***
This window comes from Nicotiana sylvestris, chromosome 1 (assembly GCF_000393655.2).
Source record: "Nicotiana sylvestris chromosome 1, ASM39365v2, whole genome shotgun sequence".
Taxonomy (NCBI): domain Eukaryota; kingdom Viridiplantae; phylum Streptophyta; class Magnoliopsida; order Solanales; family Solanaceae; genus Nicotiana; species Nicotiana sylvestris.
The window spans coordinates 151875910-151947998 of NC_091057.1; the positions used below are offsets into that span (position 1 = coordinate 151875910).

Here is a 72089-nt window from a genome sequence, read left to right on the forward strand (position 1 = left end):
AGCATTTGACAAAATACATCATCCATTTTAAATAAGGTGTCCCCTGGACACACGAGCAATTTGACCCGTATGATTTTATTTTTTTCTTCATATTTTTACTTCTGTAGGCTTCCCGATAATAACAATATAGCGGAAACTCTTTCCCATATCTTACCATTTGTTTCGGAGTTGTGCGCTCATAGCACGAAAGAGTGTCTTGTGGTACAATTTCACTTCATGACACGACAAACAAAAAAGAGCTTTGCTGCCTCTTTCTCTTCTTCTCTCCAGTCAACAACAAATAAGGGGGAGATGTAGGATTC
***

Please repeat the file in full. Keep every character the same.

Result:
This window comes from Nicotiana sylvestris, chromosome 1 (assembly GCF_000393655.2).
Source record: "Nicotiana sylvestris chromosome 1, ASM39365v2, whole genome shotgun sequence".
Taxonomy (NCBI): domain Eukaryota; kingdom Viridiplantae; phylum Streptophyta; class Magnoliopsida; order Solanales; family Solanaceae; genus Nicotiana; species Nicotiana sylvestris.
The window spans coordinates 151875910-151947998 of NC_091057.1; the positions used below are offsets into that span (position 1 = coordinate 151875910).

Here is a 72089-nt window from a genome sequence, read left to right on the forward strand (position 1 = left end):
AGCATTTGACAAAATACATCATCCATTTTAAATAAGGTGTCCCCTGGACACACGAGCAATTTGACCCGTATGATTTTATTTTTTTCTTCATATTTTTACTTCTGTAGGCTTCCCGATAATAACAATATAGCGGAAACTCTTTCCCATATCTTACCATTTGTTTCGGAGTTGTGCGCTCATAGCACGAAAGAGTGTCTTGTGGTACAATTTCACTTCATGACACGACAAACAAAAAAGAGCTTTGCTGCCTCTTTCTCTTCTTCTCTCCAGTCAACAACAAATAAGGGGGAGATGTAGGATTC